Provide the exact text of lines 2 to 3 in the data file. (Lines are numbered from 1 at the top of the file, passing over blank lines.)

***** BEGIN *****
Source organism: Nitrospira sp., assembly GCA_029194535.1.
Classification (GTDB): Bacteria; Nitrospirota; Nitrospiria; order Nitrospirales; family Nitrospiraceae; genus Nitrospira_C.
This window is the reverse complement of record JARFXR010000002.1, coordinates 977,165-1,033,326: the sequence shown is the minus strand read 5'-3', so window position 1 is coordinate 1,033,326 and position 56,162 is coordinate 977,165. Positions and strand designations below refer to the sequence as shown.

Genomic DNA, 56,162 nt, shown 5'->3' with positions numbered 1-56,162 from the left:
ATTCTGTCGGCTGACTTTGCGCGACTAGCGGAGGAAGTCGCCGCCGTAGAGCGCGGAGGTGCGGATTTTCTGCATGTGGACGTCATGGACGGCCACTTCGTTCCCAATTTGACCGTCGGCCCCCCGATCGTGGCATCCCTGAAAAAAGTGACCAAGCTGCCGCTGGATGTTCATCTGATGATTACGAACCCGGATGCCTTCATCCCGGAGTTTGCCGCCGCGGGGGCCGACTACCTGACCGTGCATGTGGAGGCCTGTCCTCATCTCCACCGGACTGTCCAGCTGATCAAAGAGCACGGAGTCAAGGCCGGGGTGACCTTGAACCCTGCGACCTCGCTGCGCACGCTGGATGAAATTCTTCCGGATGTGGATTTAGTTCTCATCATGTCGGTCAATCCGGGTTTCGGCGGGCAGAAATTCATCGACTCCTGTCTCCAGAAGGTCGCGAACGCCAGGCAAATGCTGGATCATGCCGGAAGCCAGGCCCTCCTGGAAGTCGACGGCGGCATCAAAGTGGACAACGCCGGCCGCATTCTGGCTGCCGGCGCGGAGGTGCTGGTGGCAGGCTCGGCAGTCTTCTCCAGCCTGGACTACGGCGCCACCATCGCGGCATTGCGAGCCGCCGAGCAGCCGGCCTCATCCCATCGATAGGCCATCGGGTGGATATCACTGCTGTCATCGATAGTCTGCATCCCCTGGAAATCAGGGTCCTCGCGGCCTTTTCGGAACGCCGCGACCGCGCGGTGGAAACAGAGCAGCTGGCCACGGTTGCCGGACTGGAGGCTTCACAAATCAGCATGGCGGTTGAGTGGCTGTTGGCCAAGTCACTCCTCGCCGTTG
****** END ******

Classification (GTDB): Bacteria; Nitrospirota; Nitrospiria; order Nitrospirales; family Nitrospiraceae; genus Nitrospira_C.
This window is the reverse complement of record JARFXR010000002.1, coordinates 977,165-1,033,326: the sequence shown is the minus strand read 5'-3', so window position 1 is coordinate 1,033,326 and position 56,162 is coordinate 977,165. Positions and strand designations below refer to the sequence as shown.